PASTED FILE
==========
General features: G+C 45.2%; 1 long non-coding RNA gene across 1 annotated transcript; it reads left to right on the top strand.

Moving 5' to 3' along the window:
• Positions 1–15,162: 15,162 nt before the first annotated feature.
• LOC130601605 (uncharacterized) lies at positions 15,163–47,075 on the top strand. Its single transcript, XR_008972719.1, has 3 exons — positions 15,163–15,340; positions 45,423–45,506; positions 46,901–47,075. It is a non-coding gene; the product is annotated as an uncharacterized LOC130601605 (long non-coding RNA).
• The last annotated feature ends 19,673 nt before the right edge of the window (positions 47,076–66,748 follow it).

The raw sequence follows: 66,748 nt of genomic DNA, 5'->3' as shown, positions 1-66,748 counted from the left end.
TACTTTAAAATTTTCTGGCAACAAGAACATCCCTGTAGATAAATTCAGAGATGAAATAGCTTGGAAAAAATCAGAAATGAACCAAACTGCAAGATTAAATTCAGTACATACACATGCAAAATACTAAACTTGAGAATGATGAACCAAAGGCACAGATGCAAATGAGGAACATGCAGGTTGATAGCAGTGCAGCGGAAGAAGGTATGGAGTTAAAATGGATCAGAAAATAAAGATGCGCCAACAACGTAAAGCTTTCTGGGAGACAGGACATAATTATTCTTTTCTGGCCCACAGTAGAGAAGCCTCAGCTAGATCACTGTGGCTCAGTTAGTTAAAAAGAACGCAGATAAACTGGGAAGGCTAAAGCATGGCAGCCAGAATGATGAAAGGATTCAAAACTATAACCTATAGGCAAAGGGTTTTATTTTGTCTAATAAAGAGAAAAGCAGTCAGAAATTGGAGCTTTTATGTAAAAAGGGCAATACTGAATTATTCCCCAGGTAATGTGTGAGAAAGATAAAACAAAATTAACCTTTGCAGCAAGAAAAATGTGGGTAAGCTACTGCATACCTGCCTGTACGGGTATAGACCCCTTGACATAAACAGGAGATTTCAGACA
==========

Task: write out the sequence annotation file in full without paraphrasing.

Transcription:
General features: G+C 45.2%; 1 long non-coding RNA gene across 1 annotated transcript; it reads left to right on the top strand.

Moving 5' to 3' along the window:
• Positions 1–15,162: 15,162 nt before the first annotated feature.
• LOC130601605 (uncharacterized) lies at positions 15,163–47,075 on the top strand. Its single transcript, XR_008972719.1, has 3 exons — positions 15,163–15,340; positions 45,423–45,506; positions 46,901–47,075. It is a non-coding gene; the product is annotated as an uncharacterized LOC130601605 (long non-coding RNA).
• The last annotated feature ends 19,673 nt before the right edge of the window (positions 47,076–66,748 follow it).

The raw sequence follows: 66,748 nt of genomic DNA, 5'->3' as shown, positions 1-66,748 counted from the left end.
TACTTTAAAATTTTCTGGCAACAAGAACATCCCTGTAGATAAATTCAGAGATGAAATAGCTTGGAAAAAATCAGAAATGAACCAAACTGCAAGATTAAATTCAGTACATACACATGCAAAATACTAAACTTGAGAATGATGAACCAAAGGCACAGATGCAAATGAGGAACATGCAGGTTGATAGCAGTGCAGCGGAAGAAGGTATGGAGTTAAAATGGATCAGAAAATAAAGATGCGCCAACAACGTAAAGCTTTCTGGGAGACAGGACATAATTATTCTTTTCTGGCCCACAGTAGAGAAGCCTCAGCTAGATCACTGTGGCTCAGTTAGTTAAAAAGAACGCAGATAAACTGGGAAGGCTAAAGCATGGCAGCCAGAATGATGAAAGGATTCAAAACTATAACCTATAGGCAAAGGGTTTTATTTTGTCTAATAAAGAGAAAAGCAGTCAGAAATTGGAGCTTTTATGTAAAAAGGGCAATACTGAATTATTCCCCAGGTAATGTGTGAGAAAGATAAAACAAAATTAACCTTTGCAGCAAGAAAAATGTGGGTAAGCTACTGCATACCTGCCTGTACGGGTATAGACCCCTTGACATAAACAGGAGATTTCAGACA